Gwen Stevens was one of the last survivors of World War ll's top secret Auckland Combined Military Headquarters. There she plotted grid references from New Zealand’s coastal radar, tracking the coming and goings of ships and aircraft. The threat of a Japanese invasion had everyone on edge. At one point there was panic when it was believed an aircraft carrier had been detected off the coast. All services were mobilised, but it turned out to be a mistaken reading of the Three Kings Islands. Over 70 years later, Stevens' recall remains clear. Stevens passed away on 1 January 2018.
In this cult surf film — this excerpt is the first seven minutes — Andrew McAlpine gets in the Chevy, chucks the longboard on the roof and follows a group of pioneering riders on a mission around New Zealand and Australian coastlines, from Piha to Noosa. Filmed from 1965 - 1967, the Kiwi Endless Summer evoked a laid-back era where the ride was the prize. The classic surfing scenes — some filmed from an onboard camera housed in a DIY perspex case — are scored to surf rock and interspersed with sunburnt, bikini-clad relics of 60s beach culture.
In the third episode of The Big Art Trip the little green car heads first to Piha, where hosts Nick Ward and Douglas Lloyd-Jenkins interview hip-hop artist King Kapisi. After that they visit jewellery and multimedia artist Lisa Reihana at her K Road apartment, discuss contemporary furniture with designer Kim Martinengo and drop in on hot glass artist Stephen Bradbourne. They also check out art in a corporate setting before meeting sculptor Emily Siddell, and finish up by visiting painter Andy Leleisi’uao at his home studio in Mangere.
In this award-winning tourism promo, an easy-going narrator guides us through a land of contrasts — “where else would you find golf and geysers?”. The sights range from frozen to boiling lakes, characterful cities to odd natives (kiwi, takahē, carnivorous snails). Visual highlights include quirky road-signs (“beware of wind”, “slow workmen ahead”), toheroa digging and a flotilla of capsizing optimists. Directed by NFU veteran Ron Bowie, the film won an award at the 1963 Venice Film Festival, before headlining a special Amazing New Zealand season of shorts in NZ cinemas.
"Pitch Perfect meets Modern Family set on a marae" was the tagline for this 2017 Māori Television comedy/drama, about a kapa haka group that fluke their way to the national championships. This first episode shows that with seven weeks to prepare, whānaungatanga (family) will be as much of a challenge as getting it together onstage. Hori Ahipene plays dual roles as worried coach Teepz and Aunty Mavis. Roimata Fox plays kapa princess Koakoa, and actor turned director Katie Wolfe is Nanny Fanny. Press the CC box below the screen to translate occasional te reo dialogue.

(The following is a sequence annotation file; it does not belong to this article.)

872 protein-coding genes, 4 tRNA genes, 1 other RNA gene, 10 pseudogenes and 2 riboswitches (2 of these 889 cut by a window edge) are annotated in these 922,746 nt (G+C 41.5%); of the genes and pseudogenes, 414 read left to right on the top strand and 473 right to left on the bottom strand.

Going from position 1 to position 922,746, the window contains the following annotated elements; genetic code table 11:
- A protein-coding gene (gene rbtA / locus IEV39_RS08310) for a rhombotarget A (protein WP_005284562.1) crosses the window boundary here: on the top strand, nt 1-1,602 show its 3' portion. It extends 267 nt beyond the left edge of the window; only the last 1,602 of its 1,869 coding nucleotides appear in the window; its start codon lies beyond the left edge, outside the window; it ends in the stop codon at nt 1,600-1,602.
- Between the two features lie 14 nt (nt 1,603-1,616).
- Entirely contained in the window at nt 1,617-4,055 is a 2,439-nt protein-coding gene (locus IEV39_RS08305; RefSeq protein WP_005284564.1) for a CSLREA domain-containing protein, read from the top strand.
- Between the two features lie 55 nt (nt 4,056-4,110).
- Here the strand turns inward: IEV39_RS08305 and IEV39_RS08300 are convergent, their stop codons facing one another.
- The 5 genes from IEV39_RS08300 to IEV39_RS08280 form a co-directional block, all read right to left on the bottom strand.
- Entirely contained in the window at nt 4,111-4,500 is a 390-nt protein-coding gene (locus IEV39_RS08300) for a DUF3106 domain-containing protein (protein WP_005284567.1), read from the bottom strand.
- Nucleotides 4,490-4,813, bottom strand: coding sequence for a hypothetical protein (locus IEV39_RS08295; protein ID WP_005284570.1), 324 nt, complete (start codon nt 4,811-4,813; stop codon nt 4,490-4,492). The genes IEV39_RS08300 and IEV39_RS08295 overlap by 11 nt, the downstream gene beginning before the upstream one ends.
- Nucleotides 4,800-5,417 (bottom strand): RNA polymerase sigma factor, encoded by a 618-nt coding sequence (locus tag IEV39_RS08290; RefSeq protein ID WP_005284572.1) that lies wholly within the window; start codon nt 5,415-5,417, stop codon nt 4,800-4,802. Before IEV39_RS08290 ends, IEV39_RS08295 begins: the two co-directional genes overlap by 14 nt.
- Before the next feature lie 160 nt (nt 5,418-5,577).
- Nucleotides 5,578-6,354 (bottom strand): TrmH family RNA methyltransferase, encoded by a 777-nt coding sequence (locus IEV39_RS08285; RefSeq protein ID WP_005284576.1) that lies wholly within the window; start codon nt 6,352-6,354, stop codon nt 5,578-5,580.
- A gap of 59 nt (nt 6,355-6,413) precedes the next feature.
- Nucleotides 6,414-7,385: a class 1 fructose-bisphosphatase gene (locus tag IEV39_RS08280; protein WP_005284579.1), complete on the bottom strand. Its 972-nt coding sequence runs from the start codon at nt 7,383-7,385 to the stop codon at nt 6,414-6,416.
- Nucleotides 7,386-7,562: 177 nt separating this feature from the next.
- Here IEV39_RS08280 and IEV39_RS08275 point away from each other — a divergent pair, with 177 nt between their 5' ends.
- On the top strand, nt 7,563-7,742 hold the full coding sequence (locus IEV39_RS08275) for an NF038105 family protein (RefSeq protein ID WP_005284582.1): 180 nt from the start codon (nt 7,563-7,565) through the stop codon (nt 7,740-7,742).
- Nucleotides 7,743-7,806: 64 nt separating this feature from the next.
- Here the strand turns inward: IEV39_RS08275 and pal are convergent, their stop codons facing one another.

Bros meets The Bachelor in this hit Māori Television reality show, which was billed as a "hunt for the ultimate Polynesian warrior". The contestants' muscles might look good, but do the personal trainers and dancers have their ancestors’ skills? This first episode tests the 12 entrants in spear throwing, waka portage and hakamoa (Hawaiian wrestling). The show swapped po-faced reality TV conventions for Polynesian humour: dropped lavalavas and tattooed torsos are slathered with innuendo by hosts Pani and Pani (Goretti Chadwick and Anapela Polataivao).
Once Were Warriors star Temuera Morrison plays another bully in this episode of te reo series Aroha. Morrison is arrogant mechanic Steam, who verbally abuses an overweight young employee nicknamed Meat Pie (Vince Ata). Steam also has the hots for Meat Pie's mother (Mere Boynton) — his cousin. The story follows the obese young man as he's manipulated by his mum, mocked by his workmates, and pushed around by strangers. One day Meat Pie snaps. The cast also includes Pio Terei (as a woman!), Mika (as a mechanic) and Tame Iti. Puhi Rangiaho (Waka Huia) directs.
Supposedly shot in five days on a budget of $423, the first season of award-winning web series High Road introduced audiences to lovable loser Terry Huffer, an ex rocker who DJs from a caravan in Piha. Writer/director Justin Harwood created the role of Huffer for his Piha neighbour Mark Mitchinson (Siege). Two further seasons were funded by NZ On Air. Video on Demand site Lightbox then compiled them into half-hour episodes, and commissioned a fourth. Harwood has played in indie bands The Chills and Luna, and the show's soundtrack offers fans of classic rock much to savour.
A 'waka huia' is traditionally a treasure box to hold the revered huia feather. The multi award-winning television series of the same name records and preserves Māori culture and customs. It is presented completely in Te Reo Māori. The long-running series travels extensively to retell tribal histories, and sets a high standard of reo, seeking to interview only fluent speakers. Waka Huia also covers some of the social and political concerns of the day, taking a snapshot of Māori history. Created by the late Whai Ngata, Waka Huia is a tāonga for future generations.
Te Karere is a long-running daily news programme in te reo Māori. Based in the TVNZ newsroom, Te Karere covers key events and stories in the Māori world as well as bringing a Māori perspective to the day's news. Significant for pioneering Māori news on mainstream TV, for three decades it has been a platform for Māori to comment on issues and events. Founded by Derek Fox, it first went to air during Māori Language Week in 1982, before getting its own regular slot the folowing year. Te Karere initially ran for only four minutes, then 15; in 2009 it was expanded to half an hour.